Lebanon is going through one of its worst energy shortages in years. Even the most electrified part of the country, central Beirut, is experiencing more than the usually standard three-hour outages. Tires have been burnt in protest and people's tempers are rising along with the mercury.
While wrangling at Électricité du Liban (EDL) over contract workers has caused interruptions of late and the state electricity provider has undoubted culpability in the chronic shortages, the rise in energy demand is also to blame. Last year, EDL produced the same amount of electricity as now — some 1,600 megawatts (MW) — while demand rose to over 2,300 MW. And what has caused more frequent and longer blackouts this summer is not the tourism season, weak as it is, but a surge in the use of high energy usage appliances.
One of the biggest energy guzzlers are widescreen LCD televisions, which have become so affordable to be almost ubiquitous, glaring away in so many homes, offices, restaurants and stores. For instance, a 40-inch LCD TV uses 240 watts per hour, and a 50-inch screen 400 watts, compared to 42 watts for a 28-inch LCD, and 87 watts for a conventional TV of the same size. While such wall-dominating screens are a drain on energy, watt usage rises again when coupled with air conditioning (A/C) units, which have risen in popularity in Lebanon as in much of the world, with global sales up 13 percent in 2011 on 2010. There are no accurate local figures, but in neighboring Gulf countries A/C accounts for a whopping 70 percent of annual peak electricity consumption and is expected to triple by 2030 to require the equivalent of 1.5 million barrels of oil per day to power.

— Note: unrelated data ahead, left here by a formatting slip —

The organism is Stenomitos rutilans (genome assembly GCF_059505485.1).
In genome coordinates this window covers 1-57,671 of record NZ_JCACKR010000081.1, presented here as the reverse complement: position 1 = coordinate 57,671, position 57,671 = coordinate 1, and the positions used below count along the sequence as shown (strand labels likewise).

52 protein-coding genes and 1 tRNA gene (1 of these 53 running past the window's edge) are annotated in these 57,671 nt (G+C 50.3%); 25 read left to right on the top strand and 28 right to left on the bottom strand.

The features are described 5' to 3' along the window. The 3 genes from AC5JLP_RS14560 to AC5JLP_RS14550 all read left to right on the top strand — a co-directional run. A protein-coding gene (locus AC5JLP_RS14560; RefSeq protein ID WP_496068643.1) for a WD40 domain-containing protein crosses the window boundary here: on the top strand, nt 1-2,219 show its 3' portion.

In Beirut demand for A/C is driven in large part by what is called the “urban heat island effect,” where buildings retain heat and warm up the surroundings, which then increases humidity. On average, A/C units use 900 watts per hour, although more energy efficient ones use around 800 watts when initially turned on, then consumption drops to 600 watts and can drop to less than 80 watts if set at a high temperature. By comparison, a ceiling fan, at full power, uses just 75 watts per hour.
So what to do about this surge in energy demand? Widescreen TVs can of course be turned off or watched selectively, but turning off A/C in the height of summer is not an option for most, especially if there actually is electricity. Pleas for people to turn off A/Cs and use fans instead will no doubt fall on deaf ears — even though fans can make the temperature feel four to eight degrees cooler — as once people have made the switch to A/C it is hard to go back. But more efficient usage of A/C is possible, as was demonstrated in Japan a few years ago when the prime minister, expecting energy demand to spike in the summer months as A/C usage rose, suggested workers don more practical summer outfits, of short sleeved shirts over suits and ties, and set A/C units at 26 to 28 degrees instead of the temperature of a warmish spring day of 16 to 18 degrees. Although it is hard to judge the success of the initiative, according to one government survey, 43 percent of employees did lighten up on the office A/C. Another technique called district cooling, using available sea water, could also offer a cheap and affordable option to knock off as much as 30 percent of consumption during peak hours.
Lebanon, however, is not renowned for successful collective efforts ‘for the good of all’. Even if the president, prime minister and speaker of the house all gave a joint press conference uniformly dressed in short sleeved shirts, shorts and sandals with a message to encourage people to turn off the widescreen and set their A/Cs at 28 degrees, it would be unlikely that people would follow suit.
But the private sector could be encouraged to adopt a summer uniform and lower the A/Cs. One, it would reduce overheads through lower electricity bills; two, companies could tout such a move as part of a “going green” policy of corporate social responsibility; and three, staff will be more relaxed in the office. Even a partial reduction in energy use would help to keep the lights, fans and yes, even A/Cs on for just a bit longer in what is going to be a hot and humid few months ahead.
PAUL COCHRANE is the Middle East correspondent for International News Services